Background and Objectives Attempts to reduce central sensitization after tissue injury have led to the concept of preemptive analgesia. The aim of this study was to evaluate the effect of spinal versus general anesthesia on postoperative pain and analgesic requirements in patients undergoing lower abdominal surgery.
Methods Sixty women scheduled for lower abdominal surgery were randomly assigned to two groups of 30 patients each to receive spinal anesthesia (SA) or general anesthesia (GA). In the SA group, 3 mL of hyperbaric 0.5% bupivacaine was injected into the subarachnoid space through the third or fourth lumbar interspace. In the GA group, anesthesia was maintained with isoflurane and nitrous oxide. Postoperative pain was assessed for 48 hours by a visual analog scale of pain at rest and during cough and by patient-controlled cumulative morphine doses.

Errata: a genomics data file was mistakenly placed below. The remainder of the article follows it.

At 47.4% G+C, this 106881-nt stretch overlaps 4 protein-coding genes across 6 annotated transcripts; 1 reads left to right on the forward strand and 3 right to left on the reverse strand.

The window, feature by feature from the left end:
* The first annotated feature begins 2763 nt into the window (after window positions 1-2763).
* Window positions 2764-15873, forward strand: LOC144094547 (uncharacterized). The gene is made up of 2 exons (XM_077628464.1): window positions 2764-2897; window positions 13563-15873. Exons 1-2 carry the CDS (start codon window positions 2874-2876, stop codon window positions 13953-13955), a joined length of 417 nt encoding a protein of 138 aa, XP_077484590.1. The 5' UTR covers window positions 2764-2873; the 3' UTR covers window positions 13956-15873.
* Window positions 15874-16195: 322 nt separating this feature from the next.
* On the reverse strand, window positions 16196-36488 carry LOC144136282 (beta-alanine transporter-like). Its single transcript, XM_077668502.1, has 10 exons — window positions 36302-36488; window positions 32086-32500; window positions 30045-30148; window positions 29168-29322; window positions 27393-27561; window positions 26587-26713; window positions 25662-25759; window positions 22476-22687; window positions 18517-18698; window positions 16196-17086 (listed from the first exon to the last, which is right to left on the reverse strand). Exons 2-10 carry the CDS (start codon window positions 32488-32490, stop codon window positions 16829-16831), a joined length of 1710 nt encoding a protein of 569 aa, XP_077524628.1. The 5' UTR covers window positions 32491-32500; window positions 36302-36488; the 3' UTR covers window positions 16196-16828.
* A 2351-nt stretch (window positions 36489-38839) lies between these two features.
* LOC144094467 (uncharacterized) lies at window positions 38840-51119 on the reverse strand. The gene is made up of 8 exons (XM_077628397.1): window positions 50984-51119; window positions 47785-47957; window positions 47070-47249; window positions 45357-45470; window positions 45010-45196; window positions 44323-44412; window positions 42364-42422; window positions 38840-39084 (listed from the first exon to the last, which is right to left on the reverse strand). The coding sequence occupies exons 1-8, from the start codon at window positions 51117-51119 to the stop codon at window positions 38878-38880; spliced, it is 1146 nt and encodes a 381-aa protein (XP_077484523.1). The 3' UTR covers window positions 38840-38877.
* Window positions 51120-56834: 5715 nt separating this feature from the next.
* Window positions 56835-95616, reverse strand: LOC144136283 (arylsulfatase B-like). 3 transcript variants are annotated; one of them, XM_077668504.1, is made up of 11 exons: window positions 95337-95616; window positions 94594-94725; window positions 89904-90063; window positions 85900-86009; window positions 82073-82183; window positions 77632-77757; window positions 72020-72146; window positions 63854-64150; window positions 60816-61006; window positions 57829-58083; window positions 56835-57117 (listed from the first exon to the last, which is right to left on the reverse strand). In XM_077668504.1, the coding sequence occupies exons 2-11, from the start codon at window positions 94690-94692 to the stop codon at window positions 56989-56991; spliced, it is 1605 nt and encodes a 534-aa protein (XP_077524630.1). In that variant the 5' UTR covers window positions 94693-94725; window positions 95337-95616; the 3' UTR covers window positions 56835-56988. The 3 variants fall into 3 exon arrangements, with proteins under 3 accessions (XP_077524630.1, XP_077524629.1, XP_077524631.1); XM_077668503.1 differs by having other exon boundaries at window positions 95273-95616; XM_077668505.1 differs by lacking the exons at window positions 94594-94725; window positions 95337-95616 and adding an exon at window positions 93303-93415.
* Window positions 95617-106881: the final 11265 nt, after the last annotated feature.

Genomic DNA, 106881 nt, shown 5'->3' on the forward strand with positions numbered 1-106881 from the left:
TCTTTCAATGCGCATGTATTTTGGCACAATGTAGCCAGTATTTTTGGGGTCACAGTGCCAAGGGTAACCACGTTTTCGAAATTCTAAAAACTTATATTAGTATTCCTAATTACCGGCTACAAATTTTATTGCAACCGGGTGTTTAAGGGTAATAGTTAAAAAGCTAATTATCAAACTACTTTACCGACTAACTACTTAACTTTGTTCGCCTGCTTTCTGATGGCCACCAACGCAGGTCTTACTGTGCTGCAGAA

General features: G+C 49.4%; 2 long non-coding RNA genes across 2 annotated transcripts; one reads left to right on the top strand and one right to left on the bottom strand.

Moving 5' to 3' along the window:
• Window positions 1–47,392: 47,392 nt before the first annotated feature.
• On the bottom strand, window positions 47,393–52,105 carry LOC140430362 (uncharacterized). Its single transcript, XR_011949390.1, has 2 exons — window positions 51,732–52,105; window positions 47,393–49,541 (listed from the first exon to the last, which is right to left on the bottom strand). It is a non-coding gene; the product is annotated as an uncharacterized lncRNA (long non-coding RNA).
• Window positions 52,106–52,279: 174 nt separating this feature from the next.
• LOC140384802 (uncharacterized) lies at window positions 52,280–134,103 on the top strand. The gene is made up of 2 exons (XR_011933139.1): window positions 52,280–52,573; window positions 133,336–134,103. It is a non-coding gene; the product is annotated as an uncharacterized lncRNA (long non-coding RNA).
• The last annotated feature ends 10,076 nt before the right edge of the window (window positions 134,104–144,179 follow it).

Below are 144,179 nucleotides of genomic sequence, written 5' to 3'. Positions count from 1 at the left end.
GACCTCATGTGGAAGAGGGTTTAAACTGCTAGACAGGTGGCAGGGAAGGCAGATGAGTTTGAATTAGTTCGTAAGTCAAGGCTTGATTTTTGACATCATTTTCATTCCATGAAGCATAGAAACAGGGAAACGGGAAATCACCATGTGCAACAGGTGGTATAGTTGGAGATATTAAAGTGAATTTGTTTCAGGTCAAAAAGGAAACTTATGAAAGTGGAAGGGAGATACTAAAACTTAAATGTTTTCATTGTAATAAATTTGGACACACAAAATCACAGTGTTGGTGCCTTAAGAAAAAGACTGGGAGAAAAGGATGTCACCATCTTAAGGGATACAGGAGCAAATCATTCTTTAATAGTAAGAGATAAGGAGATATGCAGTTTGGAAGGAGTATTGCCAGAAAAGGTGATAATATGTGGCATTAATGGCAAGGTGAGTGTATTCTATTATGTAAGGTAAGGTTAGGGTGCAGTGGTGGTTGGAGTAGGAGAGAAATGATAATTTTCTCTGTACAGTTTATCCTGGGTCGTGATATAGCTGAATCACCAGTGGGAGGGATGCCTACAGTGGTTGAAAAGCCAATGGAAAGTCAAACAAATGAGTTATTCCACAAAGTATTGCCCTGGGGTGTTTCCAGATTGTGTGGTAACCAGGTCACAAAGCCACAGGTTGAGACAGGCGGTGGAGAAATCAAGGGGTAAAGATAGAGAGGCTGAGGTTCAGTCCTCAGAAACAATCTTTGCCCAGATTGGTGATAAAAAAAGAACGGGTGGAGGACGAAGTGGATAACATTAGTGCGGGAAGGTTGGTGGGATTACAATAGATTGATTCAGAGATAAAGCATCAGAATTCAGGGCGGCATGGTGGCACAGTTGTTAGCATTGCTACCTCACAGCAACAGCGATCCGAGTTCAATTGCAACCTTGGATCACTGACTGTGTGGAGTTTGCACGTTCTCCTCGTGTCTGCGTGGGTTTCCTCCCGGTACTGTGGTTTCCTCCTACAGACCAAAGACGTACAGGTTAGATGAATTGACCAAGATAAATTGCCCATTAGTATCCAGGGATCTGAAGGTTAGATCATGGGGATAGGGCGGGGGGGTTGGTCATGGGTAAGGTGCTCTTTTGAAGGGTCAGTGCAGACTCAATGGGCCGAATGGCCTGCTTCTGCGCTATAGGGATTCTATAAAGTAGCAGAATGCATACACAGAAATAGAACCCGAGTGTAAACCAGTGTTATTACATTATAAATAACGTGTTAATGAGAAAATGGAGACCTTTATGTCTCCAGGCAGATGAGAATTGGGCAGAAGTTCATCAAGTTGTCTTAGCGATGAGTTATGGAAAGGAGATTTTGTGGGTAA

Results The pain score at rest was significantly lower in the SA group than in the GA group 6-24 hours after surgery. The cough-associated pain score was also lower in the SA group than in the GA group at 6-30 hours after surgery. Furthermore, the SA group consumed less patient-controlled morphine than did the GA group within the first 24 postoperative hours.
Conclusion Postoperative pain after lower abdominal surgery can be significantly decreased if the surgery is performed with use of SA. Reg Anesth 1996:21: 281-286.
- spinal anesthesia
- general anesthesia
- postoperative pain
- preemptive analgesia
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This study was conducted in the Tri-Service General Hospital, National Defense Medical Center, Taipei, Taiwan.